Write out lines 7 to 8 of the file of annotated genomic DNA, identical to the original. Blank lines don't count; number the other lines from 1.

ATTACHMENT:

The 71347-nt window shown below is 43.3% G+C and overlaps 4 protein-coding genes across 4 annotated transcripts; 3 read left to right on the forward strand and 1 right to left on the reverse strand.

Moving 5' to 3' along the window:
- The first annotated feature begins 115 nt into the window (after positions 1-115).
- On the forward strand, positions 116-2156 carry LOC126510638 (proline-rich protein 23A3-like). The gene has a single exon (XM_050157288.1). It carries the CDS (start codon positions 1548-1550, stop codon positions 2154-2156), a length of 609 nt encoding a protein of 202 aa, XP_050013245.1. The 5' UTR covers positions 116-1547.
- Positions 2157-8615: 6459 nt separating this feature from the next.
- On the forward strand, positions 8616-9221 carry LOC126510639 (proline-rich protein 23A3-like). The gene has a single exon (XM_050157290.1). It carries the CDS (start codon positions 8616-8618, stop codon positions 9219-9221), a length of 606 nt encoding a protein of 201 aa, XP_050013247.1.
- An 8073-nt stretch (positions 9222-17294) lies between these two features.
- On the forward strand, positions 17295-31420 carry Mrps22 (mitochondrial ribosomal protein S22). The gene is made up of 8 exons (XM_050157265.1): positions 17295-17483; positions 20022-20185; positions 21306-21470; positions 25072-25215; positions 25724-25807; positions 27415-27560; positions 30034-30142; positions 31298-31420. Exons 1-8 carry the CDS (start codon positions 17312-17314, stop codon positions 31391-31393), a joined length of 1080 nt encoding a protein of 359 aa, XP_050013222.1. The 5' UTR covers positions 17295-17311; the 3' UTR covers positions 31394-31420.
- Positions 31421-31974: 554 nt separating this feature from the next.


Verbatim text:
- An 8073-nt stretch (positions 9222-17294) lies between these two features.
- On the forward strand, positions 17295-31420 carry Mrps22 (mitochondrial ribosomal protein S22). The gene is made up of 8 exons (XM_050157265.1): positions 17295-17483; positions 20022-20185; positions 21306-21470; positions 25072-25215; positions 25724-25807; positions 27415-27560; positions 30034-30142; positions 31298-31420. Exons 1-8 carry the CDS (start codon positions 17312-17314, stop codon positions 31391-31393), a joined length of 1080 nt encoding a protein of 359 aa, XP_050013222.1. The 5' UTR covers positions 17295-17311; the 3' UTR covers positions 31394-31420.